New York Times Combines Sections to Save Money

The New York Times is the latest newspaper to combine sections in an effort to save production costs (Arkansas’ own Morning News made a similar move recently). The Gray Lady says:

The Metro report will become part of the newspaper’s A section, which also contains the International and National reports, and the editorial and Op-Ed pages, on Mondays through Saturdays, and possibly on Sundays, as well.

The Sports report will go into the section that begins with Business Day, on Tuesdays through Fridays, while Sports will remain a separate section on weekends and on Mondays.

The Times says moving the Metro section will not affect its metro coverage, but some are already worried. According to Romenesko

Joel Berg of the New York City Coalition Against Hunger asks Times publisher Arthur Sulzberger Jr. “to look beyond the economic bottom line to consider the long-term legacy of the Times” when considering Metro coverage. “What a disservice it would be to the people of New York if our only option for finding significant news every day about our hometown was to purchase tabloids with little interest in the truth and even less interest in substance.”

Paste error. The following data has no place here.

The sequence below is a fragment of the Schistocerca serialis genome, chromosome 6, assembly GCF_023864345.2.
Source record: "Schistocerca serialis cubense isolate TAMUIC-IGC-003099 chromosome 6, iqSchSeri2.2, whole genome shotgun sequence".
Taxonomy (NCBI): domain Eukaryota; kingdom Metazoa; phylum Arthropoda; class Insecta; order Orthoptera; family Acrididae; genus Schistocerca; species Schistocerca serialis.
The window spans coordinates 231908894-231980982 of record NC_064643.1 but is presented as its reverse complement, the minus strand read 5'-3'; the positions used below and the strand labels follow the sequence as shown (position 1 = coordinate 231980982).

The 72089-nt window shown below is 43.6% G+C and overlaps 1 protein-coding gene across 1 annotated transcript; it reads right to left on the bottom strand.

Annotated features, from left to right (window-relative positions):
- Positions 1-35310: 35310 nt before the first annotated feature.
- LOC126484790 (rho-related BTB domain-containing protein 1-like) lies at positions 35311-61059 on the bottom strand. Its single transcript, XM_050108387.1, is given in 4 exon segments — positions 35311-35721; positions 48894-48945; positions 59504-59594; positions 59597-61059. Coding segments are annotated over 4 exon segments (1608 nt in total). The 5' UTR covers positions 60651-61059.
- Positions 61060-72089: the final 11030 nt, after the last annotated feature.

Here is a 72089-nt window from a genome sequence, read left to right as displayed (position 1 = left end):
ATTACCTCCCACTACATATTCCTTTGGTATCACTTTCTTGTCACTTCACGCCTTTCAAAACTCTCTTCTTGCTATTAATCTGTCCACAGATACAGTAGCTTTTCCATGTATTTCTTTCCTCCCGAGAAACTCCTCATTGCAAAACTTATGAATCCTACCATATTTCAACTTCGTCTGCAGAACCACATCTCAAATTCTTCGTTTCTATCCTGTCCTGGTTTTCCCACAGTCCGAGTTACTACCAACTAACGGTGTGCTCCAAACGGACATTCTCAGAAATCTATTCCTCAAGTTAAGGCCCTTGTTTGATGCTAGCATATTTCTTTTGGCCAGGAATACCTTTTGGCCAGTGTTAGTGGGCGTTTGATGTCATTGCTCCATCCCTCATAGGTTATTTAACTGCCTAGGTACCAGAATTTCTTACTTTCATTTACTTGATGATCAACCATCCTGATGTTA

In a memo to staff, the Times’ Bill Keller says the company made the move in an effort to save money without cutting back coverage.

The savings come from eliminating an early shift in the printing plants on some days. We do not expect to cut the space devoted to these important and popular areas of coverage, or to reduce the staff of journalists who deliver that coverage. For readers who like to single out the Metro or Sports sections for the train ride to work, the new configuration will be a little less convenient. But there will be no less of the great news reports, enterprise, features and columns they expect from those departments.

But in spite of all the hang-wringing a move like this causes for some, there’s a whole other generation that would no doubt find it all bafflingly irrelevent. Heck, even the J-school kids get tired of lugging the newspaper around:

“Every single journalism class at NYU has required me to bring the bulky newspaper,” writes Alana Taylor. “I don’t understand why they don’t let us access the online version, get our current events news from other outlets, or even use our NYTimes app on the iPhone. Bringing the New York Times pains me because I refuse to believe that it’s the only source for credible news or Pulitzer Prize-winning journalism and it’s a big waste of trees.”

Combining sections, cutting pages. Moot point?


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